He cooks all of his vegetables without meat or animal fat so that they are appropriate for vegetarians and also eliminates all pork from the dishes in order to avoid any dietary restrictions.
Roberts credits his culinary skills to growing up in a diverse family - he has a Cuban father, Italian mother and two African-American grandparents. His cooking style has roots in the Deep South, particularly Alabama.
The café is set up cafeteria-style with some dishes made to order.
Frustrated by a lack of parking at his location, Roberts is hoping to move Chef Ken's Café east to the Girard Avenue corridor in Northern Liberties known as MARS (music, arts, restaurants) by spring.
There are about eight entrées in the hot case and all meats are served with a choice of two sides from about 10 selections.
The Angus Beef Ribs in sweet BBQ sauce ($16.95) were cut with more bone than meat, but that makes the meat succulent. And I have never been one to complain about having a bone in the refrigerator for a midnight snack.
The BBQ Chicken ($12.95) was one of my favorites. Two legs meant I could have a portion hot and a cold one for later. The meat was falling off the bone and the sauce left a jammy exterior to complement the meat.
The sauce for the ribs and the chicken is the same and is made in-house. It is definitely on the sweet side so you might want to give it a few hits of hot sauce for balance.
The Blackened Tilapia ($12.95) received high marks from tasters. The trick with this dish is to keep the fish moist while cooking over high enough heat to create the blackened exterior. Mission accomplished.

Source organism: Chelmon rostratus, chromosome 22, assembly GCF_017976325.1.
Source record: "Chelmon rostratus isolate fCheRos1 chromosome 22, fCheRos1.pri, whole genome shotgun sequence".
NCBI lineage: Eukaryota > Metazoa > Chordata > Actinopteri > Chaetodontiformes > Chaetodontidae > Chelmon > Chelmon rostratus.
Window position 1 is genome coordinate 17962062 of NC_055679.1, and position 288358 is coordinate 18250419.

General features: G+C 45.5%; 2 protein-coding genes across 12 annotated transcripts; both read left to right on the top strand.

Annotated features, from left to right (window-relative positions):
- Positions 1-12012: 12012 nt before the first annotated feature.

Roberts is a little heavy on the thyme in many of his dishes, and in my opinion, the tilapia was one example. I prefer a little more sweet paprika in the mix. Still, the result is a fine dish and the tilapia works well as a substitution for the traditional redfish.
Another dish that I felt had too much thyme was the jambalaya rice side, but it was less noticeable because of the spicy overtones. This is one side that could be a main dish.
The collard greens ranked as another taster favorite and worked well without the traditional fat back.
The string beans suffered without the meat. The long cooking process that breaks down the fibers doesn't work as well without some kind of fat, and the bottled liquid hickory smoke that was substituted for the smoked meat overwhelmed the beans.
I missed the flavor that even smoked turkey would have added.
While the Macaroni and Cheese will never rival my grandmother's, you can never go too far wrong with pasta and cheese sauce.
The Garlic Ranch Potatoes tasted better than their appearance. Roberts said this brownish tinge comes from roasting the garlic and the potatoes and mixing them with boiled potatoes. This results in a texture of creamy and chunky.
The Cabbage also suffered from the brown appearance but made up for it in the taste department. Roberts said that is part of his signature style of marrying flavors.
He takes the juices (known as "pot likker") from cooking down the greens and uses that to cook the cabbage. The chlorophyll gives the cabbage a darker appearance than one would expect but adds a layered flavor.
The Potato Salad ($4.95) comes in a 12-ounce container. All of the tasters agreed it was heavy on the mustard, but not unpleasantly so. And it was far superior to the chemical-tasting salad that comes from many places.
Desserts ($4.95) are made daily and selections rotate from a variety of fruit cobblers to a sweet potato bread pudding that takes three days to make.
My favorite is Robert's sweet potato pone, a recipe of his grandmother's from Dothan, Ala. The sweet potatoes are mashed with brown sugar and molasses and baked until there is just about nothing but a pan of caramel. Think sweet potato fudge. A streusel topping is superfluous but does add texture.
And if you are resolute in your resolutions, you'll go easy on the desserts and portion sizes.